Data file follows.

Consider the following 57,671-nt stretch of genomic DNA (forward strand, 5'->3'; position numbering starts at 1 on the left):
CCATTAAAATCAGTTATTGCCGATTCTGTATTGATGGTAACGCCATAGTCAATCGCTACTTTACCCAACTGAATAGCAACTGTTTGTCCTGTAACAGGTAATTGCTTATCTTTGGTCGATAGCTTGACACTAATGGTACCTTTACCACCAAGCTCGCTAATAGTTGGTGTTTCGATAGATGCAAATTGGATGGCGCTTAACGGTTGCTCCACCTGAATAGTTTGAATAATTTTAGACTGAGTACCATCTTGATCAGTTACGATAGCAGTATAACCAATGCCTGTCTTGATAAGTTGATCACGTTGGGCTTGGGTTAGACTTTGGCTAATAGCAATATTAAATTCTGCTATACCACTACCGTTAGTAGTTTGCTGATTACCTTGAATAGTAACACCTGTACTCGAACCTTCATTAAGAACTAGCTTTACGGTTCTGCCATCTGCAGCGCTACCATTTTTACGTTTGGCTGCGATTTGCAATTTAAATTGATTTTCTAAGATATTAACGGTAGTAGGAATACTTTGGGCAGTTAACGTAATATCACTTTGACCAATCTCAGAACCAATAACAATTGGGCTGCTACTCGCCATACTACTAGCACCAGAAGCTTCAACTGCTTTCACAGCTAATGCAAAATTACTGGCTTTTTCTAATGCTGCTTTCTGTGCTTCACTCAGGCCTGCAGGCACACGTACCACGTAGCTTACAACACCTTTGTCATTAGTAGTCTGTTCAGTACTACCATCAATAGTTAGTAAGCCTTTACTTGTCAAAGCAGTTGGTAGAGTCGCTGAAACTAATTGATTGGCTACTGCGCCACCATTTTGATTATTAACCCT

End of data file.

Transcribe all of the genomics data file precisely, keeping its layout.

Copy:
Consider the following 57,671-nt stretch of genomic DNA (forward strand, 5'->3'; position numbering starts at 1 on the left):
CCATTAAAATCAGTTATTGCCGATTCTGTATTGATGGTAACGCCATAGTCAATCGCTACTTTACCCAACTGAATAGCAACTGTTTGTCCTGTAACAGGTAATTGCTTATCTTTGGTCGATAGCTTGACACTAATGGTACCTTTACCACCAAGCTCGCTAATAGTTGGTGTTTCGATAGATGCAAATTGGATGGCGCTTAACGGTTGCTCCACCTGAATAGTTTGAATAATTTTAGACTGAGTACCATCTTGATCAGTTACGATAGCAGTATAACCAATGCCTGTCTTGATAAGTTGATCACGTTGGGCTTGGGTTAGACTTTGGCTAATAGCAATATTAAATTCTGCTATACCACTACCGTTAGTAGTTTGCTGATTACCTTGAATAGTAACACCTGTACTCGAACCTTCATTAAGAACTAGCTTTACGGTTCTGCCATCTGCAGCGCTACCATTTTTACGTTTGGCTGCGATTTGCAATTTAAATTGATTTTCTAAGATATTAACGGTAGTAGGAATACTTTGGGCAGTTAACGTAATATCACTTTGACCAATCTCAGAACCAATAACAATTGGGCTGCTACTCGCCATACTACTAGCACCAGAAGCTTCAACTGCTTTCACAGCTAATGCAAAATTACTGGCTTTTTCTAATGCTGCTTTCTGTGCTTCACTCAGGCCTGCAGGCACACGTACCACGTAGCTTACAACACCTTTGTCATTAGTAGTCTGTTCAGTACTACCATCAATAGTTAGTAAGCCTTTACTTGTCAAAGCAGTTGGTAGAGTCGCTGAAACTAATTGATTGGCTACTGCGCCACCATTTTGATTATTAACCCT